Medical marijuana registry in Quebec called world's 1st
Registry allows doctors and users to help improve safety, explore effectivness
Medical marijuana users in Quebec can now help shed light on the drug's long-term safety and effectiveness through a new registry at McGill University in Montreal.
McGill said its medical marijuana registry, which launched on Monday, is the first research database of its kind in the world.
The registry meets a requirement of Quebec's college of physicians, which considers cannabis an experimental therapy. Under provincial regulation, cannabis can only be prescribed as part of a formal study.
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Health Canada estimates over 40,000 Canadians legally consume cannabis to relieve symptoms from diseases including multiple sclerosis, HIV, cancer or epilepsy.
While cannabis has been studied for years as a recreational substance, little is known about its medical use, said Dr. Mark Ware, director of clinical research at McGill's pain management unit.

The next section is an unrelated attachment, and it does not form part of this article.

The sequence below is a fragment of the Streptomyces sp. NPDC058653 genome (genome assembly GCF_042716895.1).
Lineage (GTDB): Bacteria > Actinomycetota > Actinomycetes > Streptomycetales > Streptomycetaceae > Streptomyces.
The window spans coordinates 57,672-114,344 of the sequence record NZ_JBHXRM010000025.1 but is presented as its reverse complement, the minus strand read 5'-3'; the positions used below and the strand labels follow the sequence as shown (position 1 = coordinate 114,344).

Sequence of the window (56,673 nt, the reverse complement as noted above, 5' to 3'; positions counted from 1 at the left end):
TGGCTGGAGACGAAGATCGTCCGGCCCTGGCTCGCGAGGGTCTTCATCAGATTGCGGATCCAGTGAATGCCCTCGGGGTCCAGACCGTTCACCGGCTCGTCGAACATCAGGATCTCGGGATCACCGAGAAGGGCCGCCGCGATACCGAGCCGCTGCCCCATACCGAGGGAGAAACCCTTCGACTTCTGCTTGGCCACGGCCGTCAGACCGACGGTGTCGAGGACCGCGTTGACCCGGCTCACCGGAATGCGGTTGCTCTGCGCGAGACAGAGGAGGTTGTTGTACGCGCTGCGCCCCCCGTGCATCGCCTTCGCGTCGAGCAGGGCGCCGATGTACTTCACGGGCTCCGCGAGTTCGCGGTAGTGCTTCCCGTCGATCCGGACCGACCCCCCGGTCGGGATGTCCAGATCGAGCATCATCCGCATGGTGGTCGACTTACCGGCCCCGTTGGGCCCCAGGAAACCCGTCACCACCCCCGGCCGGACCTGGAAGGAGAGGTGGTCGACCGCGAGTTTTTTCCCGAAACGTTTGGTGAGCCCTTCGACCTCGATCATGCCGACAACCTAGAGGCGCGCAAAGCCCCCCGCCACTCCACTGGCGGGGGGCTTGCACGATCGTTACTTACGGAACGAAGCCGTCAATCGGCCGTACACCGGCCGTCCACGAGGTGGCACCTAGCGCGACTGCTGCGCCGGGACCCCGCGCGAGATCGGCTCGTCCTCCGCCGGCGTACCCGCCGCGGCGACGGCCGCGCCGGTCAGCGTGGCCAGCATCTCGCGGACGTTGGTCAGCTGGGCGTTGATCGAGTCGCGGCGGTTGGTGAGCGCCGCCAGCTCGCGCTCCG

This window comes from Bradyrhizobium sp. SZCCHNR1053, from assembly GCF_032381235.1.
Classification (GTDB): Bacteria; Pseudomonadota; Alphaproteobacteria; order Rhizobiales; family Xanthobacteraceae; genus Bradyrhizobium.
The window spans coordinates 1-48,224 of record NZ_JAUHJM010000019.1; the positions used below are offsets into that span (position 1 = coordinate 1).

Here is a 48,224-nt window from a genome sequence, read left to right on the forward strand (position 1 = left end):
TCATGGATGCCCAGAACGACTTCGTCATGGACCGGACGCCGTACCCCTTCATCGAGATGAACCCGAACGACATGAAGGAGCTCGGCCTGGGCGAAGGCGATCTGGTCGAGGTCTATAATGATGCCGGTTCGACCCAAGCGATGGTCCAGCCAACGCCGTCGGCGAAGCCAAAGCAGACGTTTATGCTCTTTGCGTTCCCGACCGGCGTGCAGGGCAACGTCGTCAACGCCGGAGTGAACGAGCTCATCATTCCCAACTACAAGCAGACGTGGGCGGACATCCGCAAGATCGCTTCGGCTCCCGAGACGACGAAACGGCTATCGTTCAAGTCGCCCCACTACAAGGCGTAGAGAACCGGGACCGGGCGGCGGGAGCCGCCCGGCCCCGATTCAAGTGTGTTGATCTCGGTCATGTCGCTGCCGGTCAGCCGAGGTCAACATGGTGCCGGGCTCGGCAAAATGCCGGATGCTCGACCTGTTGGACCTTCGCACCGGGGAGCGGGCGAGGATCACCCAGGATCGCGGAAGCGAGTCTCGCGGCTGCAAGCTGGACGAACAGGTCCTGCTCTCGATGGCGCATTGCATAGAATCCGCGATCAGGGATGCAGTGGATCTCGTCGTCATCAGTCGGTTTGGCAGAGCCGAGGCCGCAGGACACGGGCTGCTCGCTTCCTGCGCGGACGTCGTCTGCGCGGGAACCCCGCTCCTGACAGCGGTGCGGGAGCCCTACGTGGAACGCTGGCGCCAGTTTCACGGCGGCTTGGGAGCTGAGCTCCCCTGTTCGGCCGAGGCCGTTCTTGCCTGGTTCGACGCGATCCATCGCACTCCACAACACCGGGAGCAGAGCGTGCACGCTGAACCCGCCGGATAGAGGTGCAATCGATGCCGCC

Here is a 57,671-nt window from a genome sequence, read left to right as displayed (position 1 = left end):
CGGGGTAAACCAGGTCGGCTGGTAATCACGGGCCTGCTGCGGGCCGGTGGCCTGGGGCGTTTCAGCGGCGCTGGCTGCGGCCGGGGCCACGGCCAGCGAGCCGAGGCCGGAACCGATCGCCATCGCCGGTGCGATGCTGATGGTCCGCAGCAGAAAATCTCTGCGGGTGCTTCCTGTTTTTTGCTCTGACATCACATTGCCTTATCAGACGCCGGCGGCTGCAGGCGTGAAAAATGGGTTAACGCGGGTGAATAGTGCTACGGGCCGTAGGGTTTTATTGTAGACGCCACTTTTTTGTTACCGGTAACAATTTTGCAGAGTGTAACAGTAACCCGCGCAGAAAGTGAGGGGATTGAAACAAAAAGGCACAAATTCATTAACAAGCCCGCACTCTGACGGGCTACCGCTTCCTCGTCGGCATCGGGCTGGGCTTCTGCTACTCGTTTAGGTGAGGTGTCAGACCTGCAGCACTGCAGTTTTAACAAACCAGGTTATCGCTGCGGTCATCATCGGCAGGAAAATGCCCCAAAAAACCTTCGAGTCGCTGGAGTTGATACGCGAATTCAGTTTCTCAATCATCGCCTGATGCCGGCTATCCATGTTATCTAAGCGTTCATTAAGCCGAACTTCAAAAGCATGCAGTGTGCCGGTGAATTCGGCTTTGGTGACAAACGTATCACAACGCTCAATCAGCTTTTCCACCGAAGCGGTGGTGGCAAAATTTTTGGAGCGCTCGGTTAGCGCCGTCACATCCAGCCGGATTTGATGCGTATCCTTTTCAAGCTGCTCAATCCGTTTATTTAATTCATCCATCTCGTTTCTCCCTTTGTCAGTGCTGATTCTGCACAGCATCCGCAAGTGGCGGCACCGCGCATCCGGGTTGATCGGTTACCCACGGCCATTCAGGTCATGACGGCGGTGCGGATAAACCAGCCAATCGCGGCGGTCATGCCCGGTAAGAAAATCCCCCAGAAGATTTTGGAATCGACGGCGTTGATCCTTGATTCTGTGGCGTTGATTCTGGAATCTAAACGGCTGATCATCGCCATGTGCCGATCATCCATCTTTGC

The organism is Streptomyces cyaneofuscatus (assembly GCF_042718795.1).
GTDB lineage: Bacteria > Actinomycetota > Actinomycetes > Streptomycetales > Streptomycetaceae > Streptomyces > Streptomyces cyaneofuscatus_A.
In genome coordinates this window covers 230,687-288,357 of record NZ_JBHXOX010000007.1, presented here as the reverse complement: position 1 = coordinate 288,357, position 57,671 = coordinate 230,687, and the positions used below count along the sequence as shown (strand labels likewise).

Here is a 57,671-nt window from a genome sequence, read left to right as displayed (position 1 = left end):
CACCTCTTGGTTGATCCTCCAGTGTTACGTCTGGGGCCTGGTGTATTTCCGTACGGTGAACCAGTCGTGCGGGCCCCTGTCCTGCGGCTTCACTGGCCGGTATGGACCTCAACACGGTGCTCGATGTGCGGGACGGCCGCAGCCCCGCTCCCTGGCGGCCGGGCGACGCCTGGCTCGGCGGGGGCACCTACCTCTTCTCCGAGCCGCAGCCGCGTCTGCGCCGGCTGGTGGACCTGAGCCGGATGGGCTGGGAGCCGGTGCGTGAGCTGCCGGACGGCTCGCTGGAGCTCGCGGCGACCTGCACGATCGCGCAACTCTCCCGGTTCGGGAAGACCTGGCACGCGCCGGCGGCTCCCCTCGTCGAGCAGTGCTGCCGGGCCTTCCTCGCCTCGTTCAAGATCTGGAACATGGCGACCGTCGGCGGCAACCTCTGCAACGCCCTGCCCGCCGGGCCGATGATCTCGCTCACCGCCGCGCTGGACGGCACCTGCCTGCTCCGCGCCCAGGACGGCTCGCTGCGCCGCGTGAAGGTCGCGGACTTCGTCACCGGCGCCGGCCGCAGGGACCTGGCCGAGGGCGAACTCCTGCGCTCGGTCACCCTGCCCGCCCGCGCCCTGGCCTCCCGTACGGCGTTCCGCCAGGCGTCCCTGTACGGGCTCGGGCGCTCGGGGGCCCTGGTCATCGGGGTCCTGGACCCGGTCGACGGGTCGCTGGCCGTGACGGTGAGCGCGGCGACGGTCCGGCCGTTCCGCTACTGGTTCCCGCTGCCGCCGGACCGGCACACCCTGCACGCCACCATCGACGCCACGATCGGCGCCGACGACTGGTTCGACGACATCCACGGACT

"I got frankly tired of giving talks and presentations about the potential medical use of cannabis and always having questions for which I did not have answers," said Ware. "I hope this study is a step in the direction of trying to fill some of these huge knowledge gaps."
The registry allows doctors and users of medical marijuana to look for any possible safety concerns.
It will also allow researchers to look for clues about what variations of medical marijuana might work best for which conditions.
Combining information on the patients and the drugs could not only identify potential safety considerations but also start to answer questions about the effectiveness of cannabis under certain clinical conditions, Ware added.
Despite expanding access to medical marijuana globally, the university calls the project a world first. Ware said to his knowledge no country or region has set up such a prospective, formally approved clinical project.
The researchers hope to engage doctors on the front lines to participate in the research — an approach that could be adapted to study the safety and effectiveness of other drugs over the long term.
The data collected will not have any identifiable patient information to protect patient privacy.
The registry will remain active for at least 10 years and involve thousands of patients. Ware hopes to share the data with other provinces and potentially other countries.
With files from CBC's Amina Zafar